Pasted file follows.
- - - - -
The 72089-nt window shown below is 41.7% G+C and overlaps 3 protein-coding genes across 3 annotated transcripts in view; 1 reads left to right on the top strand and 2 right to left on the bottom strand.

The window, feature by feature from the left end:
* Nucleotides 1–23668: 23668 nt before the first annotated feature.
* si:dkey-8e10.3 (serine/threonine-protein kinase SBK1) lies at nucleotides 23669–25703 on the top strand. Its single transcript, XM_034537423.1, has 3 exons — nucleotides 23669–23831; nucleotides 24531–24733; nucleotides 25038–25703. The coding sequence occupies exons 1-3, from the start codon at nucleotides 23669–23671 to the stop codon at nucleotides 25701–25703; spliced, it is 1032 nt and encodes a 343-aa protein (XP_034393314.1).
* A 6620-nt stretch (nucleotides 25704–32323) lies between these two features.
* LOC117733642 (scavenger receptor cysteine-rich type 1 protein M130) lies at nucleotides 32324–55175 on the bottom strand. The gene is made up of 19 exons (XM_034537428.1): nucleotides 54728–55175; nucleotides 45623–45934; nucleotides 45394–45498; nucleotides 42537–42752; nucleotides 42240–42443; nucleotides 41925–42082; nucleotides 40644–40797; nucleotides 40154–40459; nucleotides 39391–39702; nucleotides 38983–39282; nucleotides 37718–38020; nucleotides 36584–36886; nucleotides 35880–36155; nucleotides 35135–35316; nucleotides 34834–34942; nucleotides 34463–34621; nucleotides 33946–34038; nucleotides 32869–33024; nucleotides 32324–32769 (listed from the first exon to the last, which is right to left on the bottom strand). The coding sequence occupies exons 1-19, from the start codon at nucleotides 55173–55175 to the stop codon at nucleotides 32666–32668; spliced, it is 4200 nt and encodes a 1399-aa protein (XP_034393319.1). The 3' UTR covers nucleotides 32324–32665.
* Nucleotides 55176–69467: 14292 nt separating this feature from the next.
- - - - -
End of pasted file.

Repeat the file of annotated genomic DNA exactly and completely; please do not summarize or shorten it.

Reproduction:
The 72089-nt window shown below is 41.7% G+C and overlaps 3 protein-coding genes across 3 annotated transcripts in view; 1 reads left to right on the top strand and 2 right to left on the bottom strand.

The window, feature by feature from the left end:
* Nucleotides 1–23668: 23668 nt before the first annotated feature.
* si:dkey-8e10.3 (serine/threonine-protein kinase SBK1) lies at nucleotides 23669–25703 on the top strand. Its single transcript, XM_034537423.1, has 3 exons — nucleotides 23669–23831; nucleotides 24531–24733; nucleotides 25038–25703. The coding sequence occupies exons 1-3, from the start codon at nucleotides 23669–23671 to the stop codon at nucleotides 25701–25703; spliced, it is 1032 nt and encodes a 343-aa protein (XP_034393314.1).
* A 6620-nt stretch (nucleotides 25704–32323) lies between these two features.
* LOC117733642 (scavenger receptor cysteine-rich type 1 protein M130) lies at nucleotides 32324–55175 on the bottom strand. The gene is made up of 19 exons (XM_034537428.1): nucleotides 54728–55175; nucleotides 45623–45934; nucleotides 45394–45498; nucleotides 42537–42752; nucleotides 42240–42443; nucleotides 41925–42082; nucleotides 40644–40797; nucleotides 40154–40459; nucleotides 39391–39702; nucleotides 38983–39282; nucleotides 37718–38020; nucleotides 36584–36886; nucleotides 35880–36155; nucleotides 35135–35316; nucleotides 34834–34942; nucleotides 34463–34621; nucleotides 33946–34038; nucleotides 32869–33024; nucleotides 32324–32769 (listed from the first exon to the last, which is right to left on the bottom strand). The coding sequence occupies exons 1-19, from the start codon at nucleotides 55173–55175 to the stop codon at nucleotides 32666–32668; spliced, it is 4200 nt and encodes a 1399-aa protein (XP_034393319.1). The 3' UTR covers nucleotides 32324–32665.
* Nucleotides 55176–69467: 14292 nt separating this feature from the next.